One common theme among many challenged books is their frank portrayals of the experiences of marginalized people. Toni Morrison’s Beloved and The Bluest Eye are unflinching explorations of being a Black woman in America. Sherman Alexie’s The Absolutely True Diary of a Part-Time Indian chronicles a Native American teenager’s experiences living in an impoverished reservation, while going to school in a wealthy nearby town. Ralph Ellison’s Invisible Man explores African-American identity in the mid-20th century. Rudolfo Anaya’s Bless Me, Ultima, is a landmark piece of Chicano literature. Margaret Atwood’s The Handmaid’s Tale offers a dystopian tale about the oppression of women. Marjane Satrapi’s renowned graphic novel Persepolis, is about a girl growing up in Iran during the Islamic revolution.

And here are some things you can do to fight censorship in your community:

1.       Attend school board meetings. School boards and other school decision-makers need to hear from parents, students, and community members who oppose censorship. Attend school board meetings, and stay in touch with board members and principals — even when there are no censorship challenges — to let them know that you care about fair, accurate, and inclusive schools.

2.       Stay informed. If a parent or activist group challenges a book in your community's school or district, read the book and learn about its author and its history. Then share what you've found with fellow community members and the local media. A strong, well-informed argument is always an effective weapon against misinformation and prejudice.

3.       Make some noise. Start a petition among students and parents in your school or district in support of a challenged book or curriculum, and tell the local media about it. You could also consider holding a protest in favor of the challenged material. In most cases, activists challenging books represent a small fraction of a community; it sends a powerful message when the rest of the community speaks up for its values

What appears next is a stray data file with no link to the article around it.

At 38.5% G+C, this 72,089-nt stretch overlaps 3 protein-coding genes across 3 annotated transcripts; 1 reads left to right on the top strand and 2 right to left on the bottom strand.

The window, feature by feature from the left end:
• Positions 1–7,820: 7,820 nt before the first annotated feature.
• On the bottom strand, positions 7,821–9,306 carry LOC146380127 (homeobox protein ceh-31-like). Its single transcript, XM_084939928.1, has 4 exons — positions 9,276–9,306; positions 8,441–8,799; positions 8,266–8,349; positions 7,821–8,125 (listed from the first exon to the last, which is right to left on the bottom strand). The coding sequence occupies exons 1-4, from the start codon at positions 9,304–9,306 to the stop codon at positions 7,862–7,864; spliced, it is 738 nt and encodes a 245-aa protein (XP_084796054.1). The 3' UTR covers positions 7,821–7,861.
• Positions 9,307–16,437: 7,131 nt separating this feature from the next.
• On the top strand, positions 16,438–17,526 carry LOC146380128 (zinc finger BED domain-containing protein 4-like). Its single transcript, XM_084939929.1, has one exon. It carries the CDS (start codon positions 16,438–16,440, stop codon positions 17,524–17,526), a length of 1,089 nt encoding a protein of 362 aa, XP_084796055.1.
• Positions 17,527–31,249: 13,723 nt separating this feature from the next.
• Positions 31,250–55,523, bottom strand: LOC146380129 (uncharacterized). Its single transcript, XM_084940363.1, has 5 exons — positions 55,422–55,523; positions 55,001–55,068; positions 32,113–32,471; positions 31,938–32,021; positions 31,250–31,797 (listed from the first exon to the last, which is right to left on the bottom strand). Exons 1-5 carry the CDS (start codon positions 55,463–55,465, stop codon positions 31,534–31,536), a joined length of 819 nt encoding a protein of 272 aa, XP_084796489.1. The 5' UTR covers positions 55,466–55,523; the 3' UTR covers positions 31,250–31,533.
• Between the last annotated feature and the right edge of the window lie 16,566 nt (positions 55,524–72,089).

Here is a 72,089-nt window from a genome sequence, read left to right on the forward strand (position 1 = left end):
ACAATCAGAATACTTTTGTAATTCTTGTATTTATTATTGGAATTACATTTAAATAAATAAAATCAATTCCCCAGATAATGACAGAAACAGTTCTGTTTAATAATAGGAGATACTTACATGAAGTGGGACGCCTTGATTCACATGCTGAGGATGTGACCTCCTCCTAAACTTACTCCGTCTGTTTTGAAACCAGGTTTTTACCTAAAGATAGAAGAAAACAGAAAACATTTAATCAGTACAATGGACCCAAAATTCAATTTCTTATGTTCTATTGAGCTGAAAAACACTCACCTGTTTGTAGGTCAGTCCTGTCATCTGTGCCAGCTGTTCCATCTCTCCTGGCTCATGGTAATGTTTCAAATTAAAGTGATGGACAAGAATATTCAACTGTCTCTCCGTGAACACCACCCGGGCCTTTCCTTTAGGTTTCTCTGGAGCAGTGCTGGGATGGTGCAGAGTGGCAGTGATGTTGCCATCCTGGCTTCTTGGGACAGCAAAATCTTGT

4.       Look for outside voices. While the most effective arguments against censorship are made by local students and parents, in some cases it can be helpful to bring in outside experts. If the author of a challenged book is living, consider inviting him or her to join a discussion in your community or to send a statement to school leaders. Free speech advocacy groups, including the National Coalition Against Censorship, the American Library Association, and People For the American Way Foundation can also provide resources and advice on how to fight for free speech in schools.

5.       Run for office. If you don't like the way your elected officials handle censorship challenges, consider becoming an elected official yourself! Run for school board or volunteer to serve on a school committee that handles challenges against books.


PFAW Foundation

Pamela Geller Is Not a Hero, But...

This piece was originally published in The Huffington Post.